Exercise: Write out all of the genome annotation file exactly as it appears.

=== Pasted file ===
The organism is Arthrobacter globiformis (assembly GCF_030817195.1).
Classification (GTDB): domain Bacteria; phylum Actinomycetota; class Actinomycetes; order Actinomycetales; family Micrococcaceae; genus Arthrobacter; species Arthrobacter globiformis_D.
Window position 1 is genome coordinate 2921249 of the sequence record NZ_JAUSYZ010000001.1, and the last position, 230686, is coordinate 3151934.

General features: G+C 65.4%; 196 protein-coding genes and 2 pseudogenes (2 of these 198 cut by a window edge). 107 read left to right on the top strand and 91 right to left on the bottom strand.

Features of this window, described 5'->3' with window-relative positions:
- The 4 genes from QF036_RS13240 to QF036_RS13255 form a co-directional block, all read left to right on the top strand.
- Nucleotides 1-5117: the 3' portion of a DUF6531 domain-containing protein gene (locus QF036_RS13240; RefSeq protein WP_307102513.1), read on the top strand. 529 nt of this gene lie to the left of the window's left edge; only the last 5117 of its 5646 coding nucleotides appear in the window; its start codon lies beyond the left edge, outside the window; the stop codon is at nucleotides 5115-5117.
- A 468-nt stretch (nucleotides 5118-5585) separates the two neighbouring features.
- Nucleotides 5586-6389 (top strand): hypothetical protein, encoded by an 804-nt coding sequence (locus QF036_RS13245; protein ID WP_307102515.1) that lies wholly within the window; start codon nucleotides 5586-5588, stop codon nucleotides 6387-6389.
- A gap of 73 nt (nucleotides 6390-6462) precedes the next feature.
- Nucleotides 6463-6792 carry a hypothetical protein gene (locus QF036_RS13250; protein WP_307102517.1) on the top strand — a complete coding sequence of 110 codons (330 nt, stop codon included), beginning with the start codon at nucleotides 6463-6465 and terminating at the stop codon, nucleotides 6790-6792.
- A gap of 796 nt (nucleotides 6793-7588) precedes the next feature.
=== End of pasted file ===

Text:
The organism is Arthrobacter globiformis (assembly GCF_030817195.1).
Classification (GTDB): domain Bacteria; phylum Actinomycetota; class Actinomycetes; order Actinomycetales; family Micrococcaceae; genus Arthrobacter; species Arthrobacter globiformis_D.
Window position 1 is genome coordinate 2921249 of the sequence record NZ_JAUSYZ010000001.1, and the last position, 230686, is coordinate 3151934.

General features: G+C 65.4%; 196 protein-coding genes and 2 pseudogenes (2 of these 198 cut by a window edge). 107 read left to right on the top strand and 91 right to left on the bottom strand.

Features of this window, described 5'->3' with window-relative positions:
- The 4 genes from QF036_RS13240 to QF036_RS13255 form a co-directional block, all read left to right on the top strand.
- Nucleotides 1-5117: the 3' portion of a DUF6531 domain-containing protein gene (locus QF036_RS13240; RefSeq protein WP_307102513.1), read on the top strand. 529 nt of this gene lie to the left of the window's left edge; only the last 5117 of its 5646 coding nucleotides appear in the window; its start codon lies beyond the left edge, outside the window; the stop codon is at nucleotides 5115-5117.
- A 468-nt stretch (nucleotides 5118-5585) separates the two neighbouring features.
- Nucleotides 5586-6389 (top strand): hypothetical protein, encoded by an 804-nt coding sequence (locus QF036_RS13245; protein ID WP_307102515.1) that lies wholly within the window; start codon nucleotides 5586-5588, stop codon nucleotides 6387-6389.
- A gap of 73 nt (nucleotides 6390-6462) precedes the next feature.
- Nucleotides 6463-6792 carry a hypothetical protein gene (locus QF036_RS13250; protein WP_307102517.1) on the top strand — a complete coding sequence of 110 codons (330 nt, stop codon included), beginning with the start codon at nucleotides 6463-6465 and terminating at the stop codon, nucleotides 6790-6792.
- A gap of 796 nt (nucleotides 6793-7588) precedes the next feature.